This is the first Anaesthesia Blog, which will mostly talk about the new April edition of the journal. The reason for the discrepancy in months is that the following month’s edition is published online two weeks or so before it is posted out to AAGBI members and print journal subscribers. The idea of the new journal Blog is to direct you to interesting, topical or controversial articles, editorials, reviews, guidelines and letters.
Deciding what to read as a clinician is increasingly hard, as more and more journals seem to spring up each month, and thousands of anaesthetic, intensive care, pain or peri-operative medicine articles are published each year, seemingly continuously. Each journal needs a raison d’être, and ours is to publish clinically relevant, important and novel literature. As a UK-based journal, we have traditionally published a lot of papers from the UK, but that is changing, as more and more submissions arrive from upcoming powerhouses in the research world like China and Korea. Despite all the changes over the last few years, we strive to improve our standards year by year, and to be the best most clinically relevant journal out there.
The new April edition of the journal focuses on a number of sub-specialist areas, but also contains a review of capnography for sedation, which is likely to be relevant to all anaesthetists. The authors, having examined six trials containing 2524 participants, concluded that the use of capnography reduced hypoxaemic episodes. However, they also commented that the quality of the evidence was poor and that this was an area ripe for future research, which was re-iterated by Professor Cook in his accompanying editorial. This discusses what progress has been made towards much more widespread use of capnography outside of the operating theatre. I have certainly noticed that capnography is now routinely used in the ICU and during recovery from anaesthesia, and also for transferring patients around the hospital, but it is yet to be used more widely for sedation, and I agree that further evaluation for such use is urgently required.
Regional anaesthesia is a burgeoning sub-specialty of our practice, and there are a number of innovative and important articles in this issue. The first reports on 1505 patients who received continuous interscalene analgesia at home via a ultrasound-guided catheter. The authors managed to get around the myriad of logistical and safety concerns related to ambulatory administration of the block, and the catheters themselves were taken out by the patients. They reported that 27% of patients reported mild dyspnoea, 13% hoarseness and 7% dysphagia. Twelve percent sought medical advice and 2% reported technical issues with the pump or tubing. The relevance of the excellent large series to practice in other institutions and healthcare settings are described in an accompanying editorial, aptly entitled interscalene catheters – should we give them the cold shoulder? Finally, the use of dexamethasone, either intravenously or added to the local anaesthetic mixture, is examined in a randomised controlled trial of interscalene blocks. The authors concluded that giving dexamethasone intravenously at a dose of 8mg was just as good as giving it perineurally, and probably safer.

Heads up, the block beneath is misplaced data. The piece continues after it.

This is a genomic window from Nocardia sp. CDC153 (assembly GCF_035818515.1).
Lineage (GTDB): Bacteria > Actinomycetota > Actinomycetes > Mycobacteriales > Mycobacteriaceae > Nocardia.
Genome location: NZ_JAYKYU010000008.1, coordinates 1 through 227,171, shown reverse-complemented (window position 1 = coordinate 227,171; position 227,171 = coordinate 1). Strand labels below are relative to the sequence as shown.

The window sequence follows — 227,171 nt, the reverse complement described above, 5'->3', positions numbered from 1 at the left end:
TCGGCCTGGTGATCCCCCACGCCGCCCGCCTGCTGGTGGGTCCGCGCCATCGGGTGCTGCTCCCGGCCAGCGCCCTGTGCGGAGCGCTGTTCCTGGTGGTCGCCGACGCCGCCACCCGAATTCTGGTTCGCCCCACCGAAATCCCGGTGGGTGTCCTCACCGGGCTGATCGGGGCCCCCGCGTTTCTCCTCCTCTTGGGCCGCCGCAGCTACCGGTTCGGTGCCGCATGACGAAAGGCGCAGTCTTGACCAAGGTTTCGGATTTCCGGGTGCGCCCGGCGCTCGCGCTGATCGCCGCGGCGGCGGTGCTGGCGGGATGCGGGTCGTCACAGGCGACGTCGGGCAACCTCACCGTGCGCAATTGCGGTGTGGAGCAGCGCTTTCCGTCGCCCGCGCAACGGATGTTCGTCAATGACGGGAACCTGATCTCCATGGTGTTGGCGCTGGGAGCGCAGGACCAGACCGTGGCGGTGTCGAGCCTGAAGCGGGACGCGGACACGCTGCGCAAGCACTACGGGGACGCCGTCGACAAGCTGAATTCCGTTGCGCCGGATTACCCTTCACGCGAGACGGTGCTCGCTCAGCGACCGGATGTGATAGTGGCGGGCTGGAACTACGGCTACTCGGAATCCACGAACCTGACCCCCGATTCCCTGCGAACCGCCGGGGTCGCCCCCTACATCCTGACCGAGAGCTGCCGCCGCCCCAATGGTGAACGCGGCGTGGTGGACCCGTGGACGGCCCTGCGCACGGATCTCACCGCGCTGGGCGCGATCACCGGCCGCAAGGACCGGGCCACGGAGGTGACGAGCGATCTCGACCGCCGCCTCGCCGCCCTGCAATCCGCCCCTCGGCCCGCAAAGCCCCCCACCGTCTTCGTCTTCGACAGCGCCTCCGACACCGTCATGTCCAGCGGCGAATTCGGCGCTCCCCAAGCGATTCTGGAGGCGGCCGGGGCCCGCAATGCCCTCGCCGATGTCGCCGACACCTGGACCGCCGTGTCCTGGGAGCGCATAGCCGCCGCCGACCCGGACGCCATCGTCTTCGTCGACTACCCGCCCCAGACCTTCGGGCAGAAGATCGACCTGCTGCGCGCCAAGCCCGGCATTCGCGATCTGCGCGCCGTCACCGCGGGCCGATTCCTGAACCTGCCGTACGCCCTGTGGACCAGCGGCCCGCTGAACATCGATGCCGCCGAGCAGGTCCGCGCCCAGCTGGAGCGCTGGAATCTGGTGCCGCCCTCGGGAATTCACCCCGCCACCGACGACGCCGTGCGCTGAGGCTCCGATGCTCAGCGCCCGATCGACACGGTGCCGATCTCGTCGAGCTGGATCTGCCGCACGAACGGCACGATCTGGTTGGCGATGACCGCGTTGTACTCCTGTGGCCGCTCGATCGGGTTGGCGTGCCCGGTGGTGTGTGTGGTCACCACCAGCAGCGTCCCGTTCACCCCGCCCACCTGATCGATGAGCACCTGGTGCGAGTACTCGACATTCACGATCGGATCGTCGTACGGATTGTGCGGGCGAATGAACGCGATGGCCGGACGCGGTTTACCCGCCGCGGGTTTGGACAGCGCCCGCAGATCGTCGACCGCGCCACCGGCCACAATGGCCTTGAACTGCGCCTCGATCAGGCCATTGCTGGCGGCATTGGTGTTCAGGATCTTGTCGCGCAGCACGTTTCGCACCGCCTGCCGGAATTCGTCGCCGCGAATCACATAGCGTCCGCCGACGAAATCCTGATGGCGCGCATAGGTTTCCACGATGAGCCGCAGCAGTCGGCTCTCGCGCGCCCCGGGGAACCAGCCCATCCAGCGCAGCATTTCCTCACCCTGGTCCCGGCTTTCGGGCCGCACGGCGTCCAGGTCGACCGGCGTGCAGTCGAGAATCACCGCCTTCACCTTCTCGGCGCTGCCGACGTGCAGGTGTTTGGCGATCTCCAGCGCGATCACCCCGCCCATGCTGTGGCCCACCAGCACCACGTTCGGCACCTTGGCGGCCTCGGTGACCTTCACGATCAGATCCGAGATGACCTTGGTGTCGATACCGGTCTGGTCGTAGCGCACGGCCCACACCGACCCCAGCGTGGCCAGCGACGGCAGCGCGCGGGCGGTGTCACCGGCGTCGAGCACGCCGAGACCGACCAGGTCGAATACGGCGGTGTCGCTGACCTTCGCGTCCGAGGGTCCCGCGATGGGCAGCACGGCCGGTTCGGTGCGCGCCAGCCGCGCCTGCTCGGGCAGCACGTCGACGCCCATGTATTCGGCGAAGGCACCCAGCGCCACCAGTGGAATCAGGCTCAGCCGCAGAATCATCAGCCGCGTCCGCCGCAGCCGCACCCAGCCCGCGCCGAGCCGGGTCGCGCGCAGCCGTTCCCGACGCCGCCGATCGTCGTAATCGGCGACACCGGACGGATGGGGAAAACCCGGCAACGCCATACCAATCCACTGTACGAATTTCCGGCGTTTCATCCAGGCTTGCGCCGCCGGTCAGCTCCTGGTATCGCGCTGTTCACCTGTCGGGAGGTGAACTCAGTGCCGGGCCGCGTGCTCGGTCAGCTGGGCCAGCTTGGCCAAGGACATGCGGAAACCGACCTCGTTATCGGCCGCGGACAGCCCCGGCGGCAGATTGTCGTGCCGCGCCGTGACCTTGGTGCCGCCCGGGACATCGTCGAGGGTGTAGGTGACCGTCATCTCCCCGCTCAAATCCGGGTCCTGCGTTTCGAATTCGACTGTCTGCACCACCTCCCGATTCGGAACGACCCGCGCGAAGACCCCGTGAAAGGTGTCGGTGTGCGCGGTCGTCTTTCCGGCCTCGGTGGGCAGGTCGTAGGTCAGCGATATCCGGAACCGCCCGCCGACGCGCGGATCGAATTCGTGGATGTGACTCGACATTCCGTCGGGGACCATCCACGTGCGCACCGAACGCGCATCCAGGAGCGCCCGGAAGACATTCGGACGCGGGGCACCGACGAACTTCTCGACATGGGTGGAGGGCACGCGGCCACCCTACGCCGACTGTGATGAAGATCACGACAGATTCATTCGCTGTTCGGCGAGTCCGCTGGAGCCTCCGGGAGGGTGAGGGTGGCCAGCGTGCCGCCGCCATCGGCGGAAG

Pain relief in the emergency or trauma setting is a controversial subject, and an age-old anaesthetic drug in a new formulation, methoxyflurane, was tested in patients having burns dressings changed. The authors reported a 97% success rate of methoxyflurane analgesia to facilitate these procedures, but noted that limitations included maximal daily and weekly doses, and uncertainty regarding safety in patients with pre-existing renal disease.
The final review I am going to mention concerns radiation safety, which examined a number of studies that showed that at 1.5 m from the source of radiation, anaesthetists received almost no radiation, and that the radiation doses at this distance were often at the limits of the sensitivity of the measuring dosimeter. Does that mean we can take our leads off in theatre as long as we sit more than 1.5m away? I can’t see that happening but in an evidence-based environment perhaps it should?
Teamwork and communication are both buzzwords for all peri-operative physicians, and of vital importance to our everyday practice. Examining different ways of communicating and evaluating their effectiveness is quite a new area of research, and we are seeing more and more submissions to the journal about this subject. This month sees the publication of an excellent study that examined the use of cognitive aids during a simulated intra-operative emergency (anaphylaxis). Team performance was improved by the use of a cognitive aid, and a linear type of aid had the greatest effect. This study should help the design of future cognitive aids, be they on paper or on our smartphones or other innovative technology, and the study methodology was very well-planned and executed to allow the authors to answer their questions about how teams work best.
My final word is a look into what is coming up in the journal. Next month we will feature a lesson in the ethics of clinical trials, which makes scary reading and should prompt us all to re-examine how we categorise research, audits and service evaluations, a thorny issue. Next month will also see the publication of a trial comparing patient-administered with nurse-administered oral analgesia after caesarean section, which could mean the end of the drug round. In April, we will be holding our first Twitter-moderated ‘Chat’ about an interesting new article on analgesia for patients carried on emergency medical evacuation helicopters.
Andrew Klein, Editor-in-Chief, Anaesthesia